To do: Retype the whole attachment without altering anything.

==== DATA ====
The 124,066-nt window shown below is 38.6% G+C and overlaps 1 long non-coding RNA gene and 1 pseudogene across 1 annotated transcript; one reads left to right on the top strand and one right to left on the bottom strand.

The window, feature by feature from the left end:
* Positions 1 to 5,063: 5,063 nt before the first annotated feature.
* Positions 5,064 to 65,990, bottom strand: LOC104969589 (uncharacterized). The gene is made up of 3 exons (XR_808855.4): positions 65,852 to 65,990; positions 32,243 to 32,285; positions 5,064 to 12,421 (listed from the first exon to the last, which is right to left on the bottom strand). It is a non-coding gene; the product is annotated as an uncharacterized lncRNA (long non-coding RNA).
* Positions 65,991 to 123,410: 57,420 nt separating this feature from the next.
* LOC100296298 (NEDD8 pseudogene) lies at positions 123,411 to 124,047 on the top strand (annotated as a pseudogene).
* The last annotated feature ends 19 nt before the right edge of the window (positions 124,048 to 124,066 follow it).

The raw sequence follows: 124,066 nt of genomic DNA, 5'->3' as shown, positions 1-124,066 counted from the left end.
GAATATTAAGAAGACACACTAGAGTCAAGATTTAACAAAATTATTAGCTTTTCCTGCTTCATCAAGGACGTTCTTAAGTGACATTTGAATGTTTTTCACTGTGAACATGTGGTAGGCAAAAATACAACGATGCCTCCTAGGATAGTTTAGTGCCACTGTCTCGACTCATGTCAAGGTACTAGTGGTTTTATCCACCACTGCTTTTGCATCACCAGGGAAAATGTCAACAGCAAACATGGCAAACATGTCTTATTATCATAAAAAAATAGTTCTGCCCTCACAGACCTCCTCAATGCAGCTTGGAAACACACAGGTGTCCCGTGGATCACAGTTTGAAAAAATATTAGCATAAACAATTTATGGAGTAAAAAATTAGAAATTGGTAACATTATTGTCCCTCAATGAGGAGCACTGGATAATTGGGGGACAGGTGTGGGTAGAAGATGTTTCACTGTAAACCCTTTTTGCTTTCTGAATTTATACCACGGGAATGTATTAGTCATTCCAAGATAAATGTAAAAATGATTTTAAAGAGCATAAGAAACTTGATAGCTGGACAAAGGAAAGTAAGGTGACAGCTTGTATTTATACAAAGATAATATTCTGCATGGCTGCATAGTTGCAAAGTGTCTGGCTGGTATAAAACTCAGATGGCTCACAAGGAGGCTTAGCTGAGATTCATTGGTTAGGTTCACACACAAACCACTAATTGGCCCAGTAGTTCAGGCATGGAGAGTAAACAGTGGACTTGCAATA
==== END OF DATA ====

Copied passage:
The 124,066-nt window shown below is 38.6% G+C and overlaps 1 long non-coding RNA gene and 1 pseudogene across 1 annotated transcript; one reads left to right on the top strand and one right to left on the bottom strand.

The window, feature by feature from the left end:
* Positions 1 to 5,063: 5,063 nt before the first annotated feature.
* Positions 5,064 to 65,990, bottom strand: LOC104969589 (uncharacterized). The gene is made up of 3 exons (XR_808855.4): positions 65,852 to 65,990; positions 32,243 to 32,285; positions 5,064 to 12,421 (listed from the first exon to the last, which is right to left on the bottom strand). It is a non-coding gene; the product is annotated as an uncharacterized lncRNA (long non-coding RNA).
* Positions 65,991 to 123,410: 57,420 nt separating this feature from the next.
* LOC100296298 (NEDD8 pseudogene) lies at positions 123,411 to 124,047 on the top strand (annotated as a pseudogene).
* The last annotated feature ends 19 nt before the right edge of the window (positions 124,048 to 124,066 follow it).

The raw sequence follows: 124,066 nt of genomic DNA, 5'->3' as shown, positions 1-124,066 counted from the left end.
GAATATTAAGAAGACACACTAGAGTCAAGATTTAACAAAATTATTAGCTTTTCCTGCTTCATCAAGGACGTTCTTAAGTGACATTTGAATGTTTTTCACTGTGAACATGTGGTAGGCAAAAATACAACGATGCCTCCTAGGATAGTTTAGTGCCACTGTCTCGACTCATGTCAAGGTACTAGTGGTTTTATCCACCACTGCTTTTGCATCACCAGGGAAAATGTCAACAGCAAACATGGCAAACATGTCTTATTATCATAAAAAAATAGTTCTGCCCTCACAGACCTCCTCAATGCAGCTTGGAAACACACAGGTGTCCCGTGGATCACAGTTTGAAAAAATATTAGCATAAACAATTTATGGAGTAAAAAATTAGAAATTGGTAACATTATTGTCCCTCAATGAGGAGCACTGGATAATTGGGGGACAGGTGTGGGTAGAAGATGTTTCACTGTAAACCCTTTTTGCTTTCTGAATTTATACCACGGGAATGTATTAGTCATTCCAAGATAAATGTAAAAATGATTTTAAAGAGCATAAGAAACTTGATAGCTGGACAAAGGAAAGTAAGGTGACAGCTTGTATTTATACAAAGATAATATTCTGCATGGCTGCATAGTTGCAAAGTGTCTGGCTGGTATAAAACTCAGATGGCTCACAAGGAGGCTTAGCTGAGATTCATTGGTTAGGTTCACACACAAACCACTAATTGGCCCAGTAGTTCAGGCATGGAGAGTAAACAGTGGACTTGCAATA